With the its simplistic design and synthesized backing track, the title sequence to
Stranger Things took us right back to the Eighties with the speed of a boy on a Raleigh Street Wolf after drinking too much Panda Pop. And now you can get the lowdown on just how they were forged. Vox has released a video showing exactly how the Netflix original show’s sequence was made by Imaginary Forces, and here are the highlights: There's a reason it feels so familiar
Why does it seem like I know that font, you may have asked yourself.
Well, the style is set to mimic the studio R/Greenberg Associates from the Seventies and Eighties. They, if you didn't know (and you probably didn't), worked on the titles from
Alien, The Dead Zone and the original Ghostbusters.
Michelle Dougherty from Imaginary Forces told Vox: "You want it to feel, original, you want it to feel like that title sequence couldn't work in front of another show."
Retro book covers played a big part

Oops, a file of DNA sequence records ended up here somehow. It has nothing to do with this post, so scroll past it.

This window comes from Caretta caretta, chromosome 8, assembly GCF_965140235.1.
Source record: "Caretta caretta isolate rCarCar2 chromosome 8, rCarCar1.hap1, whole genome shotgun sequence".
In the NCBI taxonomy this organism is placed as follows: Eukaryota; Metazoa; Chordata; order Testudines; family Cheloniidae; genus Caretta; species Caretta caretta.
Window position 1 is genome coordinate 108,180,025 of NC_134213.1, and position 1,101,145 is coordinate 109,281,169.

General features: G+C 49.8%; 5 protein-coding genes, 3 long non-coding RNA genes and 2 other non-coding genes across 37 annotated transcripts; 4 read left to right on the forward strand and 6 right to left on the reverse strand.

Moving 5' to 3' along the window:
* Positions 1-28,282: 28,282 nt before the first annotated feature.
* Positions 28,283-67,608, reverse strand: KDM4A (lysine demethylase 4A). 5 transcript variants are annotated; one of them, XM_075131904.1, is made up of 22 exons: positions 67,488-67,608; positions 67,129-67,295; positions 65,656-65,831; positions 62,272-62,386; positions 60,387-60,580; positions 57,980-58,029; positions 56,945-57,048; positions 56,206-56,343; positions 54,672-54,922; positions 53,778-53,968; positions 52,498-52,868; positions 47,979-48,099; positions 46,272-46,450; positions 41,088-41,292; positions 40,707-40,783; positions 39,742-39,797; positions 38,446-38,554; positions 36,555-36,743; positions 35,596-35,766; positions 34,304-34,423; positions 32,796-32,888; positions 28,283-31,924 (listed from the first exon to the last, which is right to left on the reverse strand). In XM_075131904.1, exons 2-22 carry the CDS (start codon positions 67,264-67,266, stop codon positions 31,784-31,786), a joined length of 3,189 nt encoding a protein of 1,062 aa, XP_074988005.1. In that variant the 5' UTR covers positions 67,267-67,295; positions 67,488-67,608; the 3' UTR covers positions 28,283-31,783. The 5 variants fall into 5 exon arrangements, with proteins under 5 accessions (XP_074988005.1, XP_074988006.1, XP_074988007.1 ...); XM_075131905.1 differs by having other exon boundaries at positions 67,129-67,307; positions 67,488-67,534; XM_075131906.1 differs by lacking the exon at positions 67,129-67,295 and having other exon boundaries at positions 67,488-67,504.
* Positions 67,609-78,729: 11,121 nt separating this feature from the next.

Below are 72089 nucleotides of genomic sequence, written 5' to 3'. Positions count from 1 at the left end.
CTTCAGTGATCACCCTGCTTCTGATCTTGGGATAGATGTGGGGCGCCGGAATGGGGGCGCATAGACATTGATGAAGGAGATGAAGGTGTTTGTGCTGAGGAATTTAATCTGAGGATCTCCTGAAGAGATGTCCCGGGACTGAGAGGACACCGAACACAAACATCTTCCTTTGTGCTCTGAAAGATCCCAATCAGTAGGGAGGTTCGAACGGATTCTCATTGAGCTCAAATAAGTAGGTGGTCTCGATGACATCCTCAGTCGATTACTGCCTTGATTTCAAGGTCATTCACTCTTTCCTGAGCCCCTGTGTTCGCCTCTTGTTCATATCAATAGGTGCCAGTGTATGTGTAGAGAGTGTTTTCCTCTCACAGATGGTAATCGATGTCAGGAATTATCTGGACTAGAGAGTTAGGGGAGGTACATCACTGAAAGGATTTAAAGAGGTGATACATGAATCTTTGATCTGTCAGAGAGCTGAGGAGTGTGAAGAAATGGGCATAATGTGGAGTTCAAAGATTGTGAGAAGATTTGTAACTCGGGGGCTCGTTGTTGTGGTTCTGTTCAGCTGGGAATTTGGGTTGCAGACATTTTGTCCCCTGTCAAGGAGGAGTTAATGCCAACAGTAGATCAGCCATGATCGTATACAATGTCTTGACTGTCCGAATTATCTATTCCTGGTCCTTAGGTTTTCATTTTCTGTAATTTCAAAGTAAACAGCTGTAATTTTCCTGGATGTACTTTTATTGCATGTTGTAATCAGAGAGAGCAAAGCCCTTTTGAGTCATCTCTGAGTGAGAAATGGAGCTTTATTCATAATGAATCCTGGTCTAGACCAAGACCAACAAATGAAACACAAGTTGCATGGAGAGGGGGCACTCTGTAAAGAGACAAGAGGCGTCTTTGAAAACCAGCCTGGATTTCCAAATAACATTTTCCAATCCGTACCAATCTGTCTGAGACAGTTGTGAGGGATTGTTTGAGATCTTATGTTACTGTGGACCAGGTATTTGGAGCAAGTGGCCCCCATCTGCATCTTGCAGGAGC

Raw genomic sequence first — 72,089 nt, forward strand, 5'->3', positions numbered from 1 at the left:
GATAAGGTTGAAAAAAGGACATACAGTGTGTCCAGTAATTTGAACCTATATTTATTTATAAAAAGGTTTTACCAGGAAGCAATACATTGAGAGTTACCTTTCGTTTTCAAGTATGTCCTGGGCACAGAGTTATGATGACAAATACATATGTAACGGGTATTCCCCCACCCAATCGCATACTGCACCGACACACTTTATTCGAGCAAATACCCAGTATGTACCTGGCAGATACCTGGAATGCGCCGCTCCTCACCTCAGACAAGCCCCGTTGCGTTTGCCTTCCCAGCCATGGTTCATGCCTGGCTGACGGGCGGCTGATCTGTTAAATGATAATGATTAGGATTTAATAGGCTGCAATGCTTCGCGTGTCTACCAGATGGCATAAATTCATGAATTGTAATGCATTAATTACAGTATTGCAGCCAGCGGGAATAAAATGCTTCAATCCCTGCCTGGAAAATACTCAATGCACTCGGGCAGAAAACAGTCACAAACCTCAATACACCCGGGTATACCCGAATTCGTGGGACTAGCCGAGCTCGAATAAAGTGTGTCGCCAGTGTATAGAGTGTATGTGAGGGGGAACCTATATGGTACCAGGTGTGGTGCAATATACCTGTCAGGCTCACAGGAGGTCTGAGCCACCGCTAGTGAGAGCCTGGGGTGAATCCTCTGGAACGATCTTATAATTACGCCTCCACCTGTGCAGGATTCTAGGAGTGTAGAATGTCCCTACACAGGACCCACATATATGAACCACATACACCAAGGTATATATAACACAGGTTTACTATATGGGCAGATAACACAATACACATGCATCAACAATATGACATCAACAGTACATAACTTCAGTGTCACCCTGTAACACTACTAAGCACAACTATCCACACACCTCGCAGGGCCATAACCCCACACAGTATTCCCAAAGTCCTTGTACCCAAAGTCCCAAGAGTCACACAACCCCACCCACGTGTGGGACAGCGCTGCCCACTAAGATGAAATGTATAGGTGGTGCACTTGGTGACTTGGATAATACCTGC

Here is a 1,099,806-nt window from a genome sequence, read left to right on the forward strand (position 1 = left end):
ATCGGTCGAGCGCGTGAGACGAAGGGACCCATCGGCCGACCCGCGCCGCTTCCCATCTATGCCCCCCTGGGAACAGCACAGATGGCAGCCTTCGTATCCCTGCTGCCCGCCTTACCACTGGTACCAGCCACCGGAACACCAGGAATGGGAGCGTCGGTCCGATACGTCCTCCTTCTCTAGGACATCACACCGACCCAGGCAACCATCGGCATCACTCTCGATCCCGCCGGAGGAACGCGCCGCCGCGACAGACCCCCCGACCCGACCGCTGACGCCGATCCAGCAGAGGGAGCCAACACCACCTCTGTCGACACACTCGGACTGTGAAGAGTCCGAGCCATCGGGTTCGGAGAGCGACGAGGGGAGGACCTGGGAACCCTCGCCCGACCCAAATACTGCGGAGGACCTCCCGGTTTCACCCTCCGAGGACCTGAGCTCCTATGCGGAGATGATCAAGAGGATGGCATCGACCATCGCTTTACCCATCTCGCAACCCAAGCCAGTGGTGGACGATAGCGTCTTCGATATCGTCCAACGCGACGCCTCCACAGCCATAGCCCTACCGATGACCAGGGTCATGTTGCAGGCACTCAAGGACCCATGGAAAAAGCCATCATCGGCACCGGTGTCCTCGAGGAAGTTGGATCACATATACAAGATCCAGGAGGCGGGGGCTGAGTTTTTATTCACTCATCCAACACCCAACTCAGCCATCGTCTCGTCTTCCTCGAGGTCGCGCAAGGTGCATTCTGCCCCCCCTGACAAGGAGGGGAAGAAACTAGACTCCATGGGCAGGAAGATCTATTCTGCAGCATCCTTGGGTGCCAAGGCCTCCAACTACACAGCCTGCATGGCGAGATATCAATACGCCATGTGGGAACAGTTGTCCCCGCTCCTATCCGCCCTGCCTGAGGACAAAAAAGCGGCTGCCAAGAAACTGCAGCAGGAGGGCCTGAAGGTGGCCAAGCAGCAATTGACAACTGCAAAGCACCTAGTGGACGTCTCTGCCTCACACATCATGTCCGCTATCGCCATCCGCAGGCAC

They created the titles first by choosing the font and they looked at old Eighties books and the fonts that were typical at the time.
They chose one called ITC Benguiat, which was designed in 1978 and was used for everything from children’s books to The Smiths'
Strangeways, here we come album.
The words were shot by putting a torch behind the image then it was digitally placed together and animated to make the full sequence.
Even the letter shaking was on purpose
This mixture of old technology and new technology made the sequence imperfect, as there is shaking of the letters. Which was of course kept in:
"We referenced some of those inconsistencies, what you call mistakes. We wanted it to have this tactile feel and we wanted it to feel organic and of the time period," says Dougherty.
Combined with the synthesized tune that would become the theme song and this fuzzy, moving title would give it the edgy and sinister vibe that sucked so many of us into each episode.
See the full rundown here VIDEO